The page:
The Cambodia Connection: Cooley prof aims to help law school

By Roberta M. Gubbins
Legal News

Cambodia is not often a topic of conversation among the members of the legal community in Ingham County. It is, however, a major topic for two local attorneys, Thomas M. Cooley Law School Professor Karen Truszkowski, who has professional and personal connections to the country, and Catherine Groll, currently living in Cambodia teaching at the Royal University of Law and Economics.  

One of Truszkowski’s professional associations to Cambodia is through Cooley, which hopes to develop a program to assist the law school. The Royal University, she explained, has no full time law faculty, no textbooks, and no computers.

“The other thing I’m doing is re-writing their contracts textbook,” which was written in 1997 and is “not really a textbook. Since the book was written, they have passed two new codes that have been put into place. This book,” she said, holding up a well-worn paperback bound volume “is way out of date and really not based on Cambodian Law.” 

Her plan for the book is to write it as both a textbook and a reference book on contracts.

“They don’t have anything like that over there.”

There are no books on how to write a contract, how to interpret a contract, or how to enforce it. Until recently, there were no laws and matters were settled with a handshake.

Their current civil code, which she describes as “comprehensive,” passed in 2008, was written with the help of Japan and the United States.

“It is pretty Westernized,” she said. “It looks a lot like our codes, which makes it easier to write.”

The Royal University was opened in 1957. The present program is an English based curriculum. “The law program is a bachelor degree program,” While it is possible to earn a Masters of Law, it is not a doctoral program. There is a bar examination and 70 people pass the bar each year.

“Once you graduate from the program, it is difficult to become a lawyer,” she said. “At this point there are less than a 1,000 lawyers in all of Cambodia.”

Truszkowski also has a personal connection to Cambodia. On her first trip over there she met Rottany Sy, a young man whom she came to know and has sponsored, paying for his further education. Sy’s childhood was disrupted when he was removed from his village and thrown in a ditch by the Cambodian Government, Truszkowski explained. Buddhist Monks rescued him, providing him with a place to live and a primary education. He is now a licensed tour guide.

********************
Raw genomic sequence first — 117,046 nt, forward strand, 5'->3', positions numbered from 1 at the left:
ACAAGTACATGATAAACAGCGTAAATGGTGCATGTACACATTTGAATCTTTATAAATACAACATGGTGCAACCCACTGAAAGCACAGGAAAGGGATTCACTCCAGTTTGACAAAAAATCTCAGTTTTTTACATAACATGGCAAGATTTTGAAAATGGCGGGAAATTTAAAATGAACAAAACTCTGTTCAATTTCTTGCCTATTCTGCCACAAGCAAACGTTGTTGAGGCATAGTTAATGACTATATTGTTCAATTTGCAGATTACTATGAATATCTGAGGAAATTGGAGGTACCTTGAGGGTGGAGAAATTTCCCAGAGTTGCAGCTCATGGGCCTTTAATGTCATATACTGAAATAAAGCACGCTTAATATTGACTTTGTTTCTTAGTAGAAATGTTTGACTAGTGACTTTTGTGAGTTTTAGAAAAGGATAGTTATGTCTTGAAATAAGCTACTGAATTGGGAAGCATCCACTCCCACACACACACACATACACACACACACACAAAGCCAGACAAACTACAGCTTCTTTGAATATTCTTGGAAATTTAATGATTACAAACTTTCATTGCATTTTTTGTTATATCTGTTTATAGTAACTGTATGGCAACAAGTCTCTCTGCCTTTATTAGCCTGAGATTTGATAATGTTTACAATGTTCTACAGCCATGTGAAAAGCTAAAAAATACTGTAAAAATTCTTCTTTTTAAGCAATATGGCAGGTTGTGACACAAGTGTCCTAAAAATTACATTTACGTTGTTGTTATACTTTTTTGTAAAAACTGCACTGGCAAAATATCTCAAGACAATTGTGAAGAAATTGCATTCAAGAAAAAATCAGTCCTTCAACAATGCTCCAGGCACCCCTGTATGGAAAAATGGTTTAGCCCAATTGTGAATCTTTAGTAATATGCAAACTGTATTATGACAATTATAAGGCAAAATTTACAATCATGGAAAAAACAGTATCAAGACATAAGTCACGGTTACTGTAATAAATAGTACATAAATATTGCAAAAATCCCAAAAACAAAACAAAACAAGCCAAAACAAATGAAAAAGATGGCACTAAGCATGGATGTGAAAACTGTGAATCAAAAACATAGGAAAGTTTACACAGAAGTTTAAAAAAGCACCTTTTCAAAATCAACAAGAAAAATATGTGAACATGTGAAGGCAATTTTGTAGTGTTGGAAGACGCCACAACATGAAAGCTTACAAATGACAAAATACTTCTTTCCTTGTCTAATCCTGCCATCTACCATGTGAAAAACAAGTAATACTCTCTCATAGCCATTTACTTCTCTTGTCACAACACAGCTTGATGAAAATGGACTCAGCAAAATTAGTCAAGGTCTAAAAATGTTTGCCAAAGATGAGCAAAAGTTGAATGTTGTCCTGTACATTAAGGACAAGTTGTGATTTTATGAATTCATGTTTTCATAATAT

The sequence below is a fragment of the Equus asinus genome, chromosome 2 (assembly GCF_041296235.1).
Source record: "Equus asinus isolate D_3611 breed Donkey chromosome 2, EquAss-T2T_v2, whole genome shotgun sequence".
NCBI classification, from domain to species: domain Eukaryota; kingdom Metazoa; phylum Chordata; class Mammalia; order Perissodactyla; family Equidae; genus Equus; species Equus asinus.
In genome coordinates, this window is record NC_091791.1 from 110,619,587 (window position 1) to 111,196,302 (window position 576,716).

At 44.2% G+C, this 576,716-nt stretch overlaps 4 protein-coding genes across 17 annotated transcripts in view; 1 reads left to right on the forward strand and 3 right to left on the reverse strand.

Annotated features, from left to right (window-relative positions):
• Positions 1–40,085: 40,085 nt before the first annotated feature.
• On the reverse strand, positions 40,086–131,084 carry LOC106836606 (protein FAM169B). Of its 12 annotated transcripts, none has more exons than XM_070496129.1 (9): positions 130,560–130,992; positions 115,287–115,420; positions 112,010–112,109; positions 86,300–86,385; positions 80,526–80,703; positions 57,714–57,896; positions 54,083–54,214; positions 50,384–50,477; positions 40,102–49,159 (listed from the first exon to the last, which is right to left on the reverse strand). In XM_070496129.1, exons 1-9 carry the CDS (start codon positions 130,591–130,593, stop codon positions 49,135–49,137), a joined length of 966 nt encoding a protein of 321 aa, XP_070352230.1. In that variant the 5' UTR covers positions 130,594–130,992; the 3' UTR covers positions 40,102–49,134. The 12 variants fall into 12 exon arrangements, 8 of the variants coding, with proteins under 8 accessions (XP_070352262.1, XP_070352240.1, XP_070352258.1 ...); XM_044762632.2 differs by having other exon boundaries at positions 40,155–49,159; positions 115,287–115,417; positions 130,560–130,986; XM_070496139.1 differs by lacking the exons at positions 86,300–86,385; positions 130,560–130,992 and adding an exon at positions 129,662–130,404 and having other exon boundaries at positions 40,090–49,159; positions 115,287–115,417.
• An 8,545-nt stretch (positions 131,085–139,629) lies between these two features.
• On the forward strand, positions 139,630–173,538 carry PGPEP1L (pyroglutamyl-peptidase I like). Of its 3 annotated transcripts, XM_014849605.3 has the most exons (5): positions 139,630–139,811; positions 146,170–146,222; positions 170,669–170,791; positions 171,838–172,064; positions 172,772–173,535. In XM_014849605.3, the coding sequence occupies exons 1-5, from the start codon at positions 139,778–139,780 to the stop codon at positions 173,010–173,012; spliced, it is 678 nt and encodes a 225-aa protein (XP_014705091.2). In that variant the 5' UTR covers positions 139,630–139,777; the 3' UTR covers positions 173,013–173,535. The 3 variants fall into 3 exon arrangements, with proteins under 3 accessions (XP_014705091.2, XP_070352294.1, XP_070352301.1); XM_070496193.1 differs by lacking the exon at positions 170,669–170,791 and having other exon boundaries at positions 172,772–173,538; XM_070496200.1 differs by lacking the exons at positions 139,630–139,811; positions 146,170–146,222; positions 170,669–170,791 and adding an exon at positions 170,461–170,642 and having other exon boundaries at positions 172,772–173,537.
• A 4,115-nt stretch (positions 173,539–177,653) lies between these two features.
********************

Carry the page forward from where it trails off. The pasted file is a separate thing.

“Tourism,” she said, “is their number one business because of Angkor Wat,” said to be the largest Hindu temple complex in the world. The site was declared by UNESCO to be one of the seven ancient wonders of the world.

Visiting Angkor Wat, she said, “is like going to see the pyramids of Egypt. It is a magnificent collection of Hindu temples, now Buddhist,” built in the early 12th century. “Part of (the movie) Tomb Raider was filmed there.”

Truszkowski, with Rottany’s help, has paid for the digging of wells for two villages. The well “really turned life around for one village. They had never had fresh water there. Now they have fresh vegetables and can have animals.”

Cambodia is very primitive, she explained. There is no running water, no electricity and no plumbing. Education is not considered important in the country.
“The culture there is that you live off the land.”

Groll, introduced to Cambodia by Truszkowski, has discovered the cultural difference between American emphasis on education and the Cambodian lack of interest.

She reports that the majority of her first faculty meeting at the school was “spent giving us detailed instructions on how to schedule make up classes for all the holidays. Since there are more holidays then there are actual class dates, this could be very interesting. There is the Royal Plowing Ceremony, the King’s Mother’s Birthday, the Water Festival Day, and the International Women Day, to name a few. It is explained that even if the holiday does not fall on a class day, the students will be absent the day before to “prepare” for the holiday, and the day after to recover.”

Groll has about fifty students in her Torts class, which meets on Wednesday and Thursday nights from 5:45 to 8:20 p.m.

“As I glance at my (class) list,” she said, “it seems I have multiple students with the same names of Chan, Chea, Phen, Pho, Ly, Lang, So, Sum and Kong. Thankfully, listed by each name is the gender designation of M or F, as you can name boys and girls the same here. There is one Rethda in there, and I decide immediately he will be my classroom assistant and take the roll.”

For more information contact her at cgroll@catherinegroll.com for her weekly updates. If you are interested in learning more about Cambodia and the rule of law there, please contact Truszkowski at truszkok@cooley.ed.